Though marketed as a somewhat cheesy, Liam Neeson-esque thriller, writer-director Patrick Vollrath’s debut 7500 (streaming free on Amazon Prime) has a surprisingly decent amount of heft to it and is anchored by yet another rock-solid performance from Joseph Gordon-Levitt. One of the more vastly underrated contemporary actors, JGL has continuously proven his talents in everything from 50/50 to Looper to Don Jon. He keeps that streak going here, offering up an understated, everyman performance as Tobias Ellis, co-pilot on an ill-fated commercial flight from Berlin to Paris.
Following an eerie prologue of surveillance video, showing what we immediately recognize as two soon-to-be hijackers wandering the concourse of the Berlin Airport, the movie shifts to what will be its sole location for the duration of the film—the cockpit interior. (“7500” is the international aeronautics radio code for a hijacking.)
Ellis shares a wink with a flight attendant (who we soon learn is not only his girlfriend but the mother of his son) and then joins the Captain (Carlo Kitzlinger) in going through the motions of the standard pre-takeoff checklist. They chat about nothing, they flick a few knobs, and, before long, are underway. We’re watching two average men on a routine flight, even as we know all hell is ready to break loose.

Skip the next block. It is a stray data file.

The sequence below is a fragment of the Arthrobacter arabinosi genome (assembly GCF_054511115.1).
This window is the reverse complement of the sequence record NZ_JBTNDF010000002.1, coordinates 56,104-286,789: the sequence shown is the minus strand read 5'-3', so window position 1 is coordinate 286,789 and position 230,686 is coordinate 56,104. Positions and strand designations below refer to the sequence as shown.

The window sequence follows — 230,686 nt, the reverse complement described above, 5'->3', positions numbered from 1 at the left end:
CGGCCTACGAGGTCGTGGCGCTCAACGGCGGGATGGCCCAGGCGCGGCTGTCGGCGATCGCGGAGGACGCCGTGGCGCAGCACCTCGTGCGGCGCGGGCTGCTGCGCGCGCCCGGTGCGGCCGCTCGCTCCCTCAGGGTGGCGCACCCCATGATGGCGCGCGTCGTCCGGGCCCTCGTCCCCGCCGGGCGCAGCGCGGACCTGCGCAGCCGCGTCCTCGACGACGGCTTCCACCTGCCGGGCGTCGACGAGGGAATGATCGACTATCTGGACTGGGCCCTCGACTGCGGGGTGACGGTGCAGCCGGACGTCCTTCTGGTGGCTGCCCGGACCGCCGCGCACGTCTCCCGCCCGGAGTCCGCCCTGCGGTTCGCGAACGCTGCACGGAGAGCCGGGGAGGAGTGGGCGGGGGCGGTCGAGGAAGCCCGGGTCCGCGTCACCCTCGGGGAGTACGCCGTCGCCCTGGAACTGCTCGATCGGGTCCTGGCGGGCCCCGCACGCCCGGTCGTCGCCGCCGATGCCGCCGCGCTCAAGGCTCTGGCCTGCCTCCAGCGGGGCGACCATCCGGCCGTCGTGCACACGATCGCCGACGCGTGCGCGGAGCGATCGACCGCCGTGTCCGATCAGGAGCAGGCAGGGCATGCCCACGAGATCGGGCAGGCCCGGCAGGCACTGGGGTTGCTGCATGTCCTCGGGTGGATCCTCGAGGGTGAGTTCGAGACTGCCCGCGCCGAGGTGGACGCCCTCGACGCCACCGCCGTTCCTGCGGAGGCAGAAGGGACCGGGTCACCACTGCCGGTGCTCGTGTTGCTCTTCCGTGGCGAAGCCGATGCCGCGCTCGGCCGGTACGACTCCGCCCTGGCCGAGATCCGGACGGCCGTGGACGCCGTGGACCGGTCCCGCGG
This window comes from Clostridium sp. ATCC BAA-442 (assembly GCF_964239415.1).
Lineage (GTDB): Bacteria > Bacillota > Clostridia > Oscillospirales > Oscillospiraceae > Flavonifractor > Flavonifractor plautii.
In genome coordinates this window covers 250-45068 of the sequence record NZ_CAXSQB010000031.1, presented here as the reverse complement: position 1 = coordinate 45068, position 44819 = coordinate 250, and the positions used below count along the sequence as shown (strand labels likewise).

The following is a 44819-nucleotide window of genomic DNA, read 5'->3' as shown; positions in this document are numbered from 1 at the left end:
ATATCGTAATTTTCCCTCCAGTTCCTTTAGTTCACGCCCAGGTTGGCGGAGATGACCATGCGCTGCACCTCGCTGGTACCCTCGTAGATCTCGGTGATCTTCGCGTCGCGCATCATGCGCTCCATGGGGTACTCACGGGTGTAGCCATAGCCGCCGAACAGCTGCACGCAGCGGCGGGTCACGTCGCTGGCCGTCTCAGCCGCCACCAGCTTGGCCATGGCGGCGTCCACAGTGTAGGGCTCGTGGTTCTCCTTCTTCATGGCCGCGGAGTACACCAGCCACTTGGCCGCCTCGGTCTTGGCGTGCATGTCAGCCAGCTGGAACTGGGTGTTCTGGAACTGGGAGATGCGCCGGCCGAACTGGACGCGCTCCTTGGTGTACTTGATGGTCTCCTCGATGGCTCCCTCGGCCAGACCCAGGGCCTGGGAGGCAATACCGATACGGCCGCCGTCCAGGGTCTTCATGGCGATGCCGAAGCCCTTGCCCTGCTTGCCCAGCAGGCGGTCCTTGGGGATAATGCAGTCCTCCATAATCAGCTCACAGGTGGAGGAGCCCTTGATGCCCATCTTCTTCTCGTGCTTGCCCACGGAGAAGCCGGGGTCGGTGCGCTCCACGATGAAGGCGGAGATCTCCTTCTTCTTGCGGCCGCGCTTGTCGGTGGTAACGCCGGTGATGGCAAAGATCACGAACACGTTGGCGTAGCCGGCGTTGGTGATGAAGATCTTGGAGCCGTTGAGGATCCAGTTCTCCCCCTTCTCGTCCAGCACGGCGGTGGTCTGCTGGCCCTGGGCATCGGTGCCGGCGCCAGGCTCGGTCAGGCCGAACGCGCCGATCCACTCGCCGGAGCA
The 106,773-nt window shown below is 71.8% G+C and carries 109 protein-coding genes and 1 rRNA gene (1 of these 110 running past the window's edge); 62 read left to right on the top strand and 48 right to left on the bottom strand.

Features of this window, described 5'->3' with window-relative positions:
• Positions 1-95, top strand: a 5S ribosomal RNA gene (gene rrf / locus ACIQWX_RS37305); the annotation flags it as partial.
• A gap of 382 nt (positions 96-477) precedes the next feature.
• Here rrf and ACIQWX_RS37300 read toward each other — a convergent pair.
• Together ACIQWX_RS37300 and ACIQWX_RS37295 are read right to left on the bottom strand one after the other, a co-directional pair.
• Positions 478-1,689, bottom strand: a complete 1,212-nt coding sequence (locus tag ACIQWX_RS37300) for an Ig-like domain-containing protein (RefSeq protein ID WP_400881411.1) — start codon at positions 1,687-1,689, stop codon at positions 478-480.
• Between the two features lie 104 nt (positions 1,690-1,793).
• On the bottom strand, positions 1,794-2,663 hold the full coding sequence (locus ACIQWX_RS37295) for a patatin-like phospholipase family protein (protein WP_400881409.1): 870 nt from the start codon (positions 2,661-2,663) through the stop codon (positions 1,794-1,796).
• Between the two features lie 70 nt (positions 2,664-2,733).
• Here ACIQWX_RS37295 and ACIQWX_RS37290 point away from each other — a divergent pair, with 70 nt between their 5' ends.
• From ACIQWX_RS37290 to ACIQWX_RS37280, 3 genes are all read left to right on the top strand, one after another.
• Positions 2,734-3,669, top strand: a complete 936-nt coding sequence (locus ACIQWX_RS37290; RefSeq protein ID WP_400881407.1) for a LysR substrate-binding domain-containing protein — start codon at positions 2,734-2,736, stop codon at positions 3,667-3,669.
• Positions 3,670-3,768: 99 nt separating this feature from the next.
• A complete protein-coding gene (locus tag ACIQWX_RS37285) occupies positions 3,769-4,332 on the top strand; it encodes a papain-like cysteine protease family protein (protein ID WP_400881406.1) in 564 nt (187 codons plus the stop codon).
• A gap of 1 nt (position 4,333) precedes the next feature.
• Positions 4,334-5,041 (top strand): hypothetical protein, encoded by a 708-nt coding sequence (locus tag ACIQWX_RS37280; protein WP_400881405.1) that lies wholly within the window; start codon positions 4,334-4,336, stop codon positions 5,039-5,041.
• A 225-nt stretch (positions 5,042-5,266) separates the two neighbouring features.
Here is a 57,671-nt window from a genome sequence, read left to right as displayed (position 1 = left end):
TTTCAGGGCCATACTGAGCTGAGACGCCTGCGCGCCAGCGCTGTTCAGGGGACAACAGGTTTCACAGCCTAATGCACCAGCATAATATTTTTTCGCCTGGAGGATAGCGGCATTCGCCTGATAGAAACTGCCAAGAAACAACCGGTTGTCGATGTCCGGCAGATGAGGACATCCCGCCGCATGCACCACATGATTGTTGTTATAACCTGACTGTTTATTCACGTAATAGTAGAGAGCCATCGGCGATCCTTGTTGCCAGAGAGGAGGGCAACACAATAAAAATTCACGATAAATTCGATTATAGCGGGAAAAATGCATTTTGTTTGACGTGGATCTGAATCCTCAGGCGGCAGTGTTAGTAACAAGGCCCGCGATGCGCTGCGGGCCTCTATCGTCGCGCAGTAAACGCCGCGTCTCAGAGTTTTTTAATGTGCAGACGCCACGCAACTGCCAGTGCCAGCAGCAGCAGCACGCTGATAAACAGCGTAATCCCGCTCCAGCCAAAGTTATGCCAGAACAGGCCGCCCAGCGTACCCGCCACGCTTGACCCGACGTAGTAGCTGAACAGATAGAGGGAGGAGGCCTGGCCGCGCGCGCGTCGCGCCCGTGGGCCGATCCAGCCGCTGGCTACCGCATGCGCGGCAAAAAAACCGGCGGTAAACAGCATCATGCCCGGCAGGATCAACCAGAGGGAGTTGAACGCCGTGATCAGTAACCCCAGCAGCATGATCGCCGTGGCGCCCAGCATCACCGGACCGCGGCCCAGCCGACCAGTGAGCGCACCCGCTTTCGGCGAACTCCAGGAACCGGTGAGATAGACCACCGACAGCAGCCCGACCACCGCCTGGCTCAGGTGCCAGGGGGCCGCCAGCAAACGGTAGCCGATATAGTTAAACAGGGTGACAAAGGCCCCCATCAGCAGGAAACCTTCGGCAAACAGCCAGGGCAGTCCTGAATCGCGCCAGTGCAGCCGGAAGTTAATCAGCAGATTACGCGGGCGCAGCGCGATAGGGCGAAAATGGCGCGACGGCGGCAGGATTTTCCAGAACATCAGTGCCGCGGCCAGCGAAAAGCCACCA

Sure enough, the mayhem begins within minutes, as one of the terrorists gets into the cockpit, armed with a shard of glass. Even when Ellis finally manages to get the situation at least a little bit under control, the palpable sense of dread is still there, and our only window to rest of the plane is the small, black-and-white screen showing a fish-eye view of the space immediately outside the cockpit door. Are there just two other terrorists? More? We don’t know. And that deliberate decision to keep us in the dark is just one of the many that Vollrath wisely makes to ramp up the tension and escalate the sense of terror.
At the same time, the verisimilitude (and the fact that the film unfolds in real time as a locked-room thriller) helps the fictional 7500 take on the feel of a dramatic reenactment, reminiscent of, say, Paul Greengrass’s superb 2006 film United 93. This is a very straightforward story (hijackers storm cockpit, pilot battles to get control of the plane and keep the passengers safe), but the sparkling script by Vollrath, coupled with the tight-quarters cinematography by Sebastian Thaler, elevates the film over similar fare. There’s not a bit of 7500 that doesn’t feel grounded in reality, whether it’s the pilot jargon or the horrifying unfolding of the events over the film’s super-efficient 90 minutes.
It’s a safe bet that 7500 won’t be shown as in-flight entertainment anytime soon (COVID travel restrictions or no), but standing on the shoulders of what is largely a one-man show by Gordon-Levitt, the film breaks through the clouds to be among the better offerings so far this year. Keep your seatbelts securely fastened.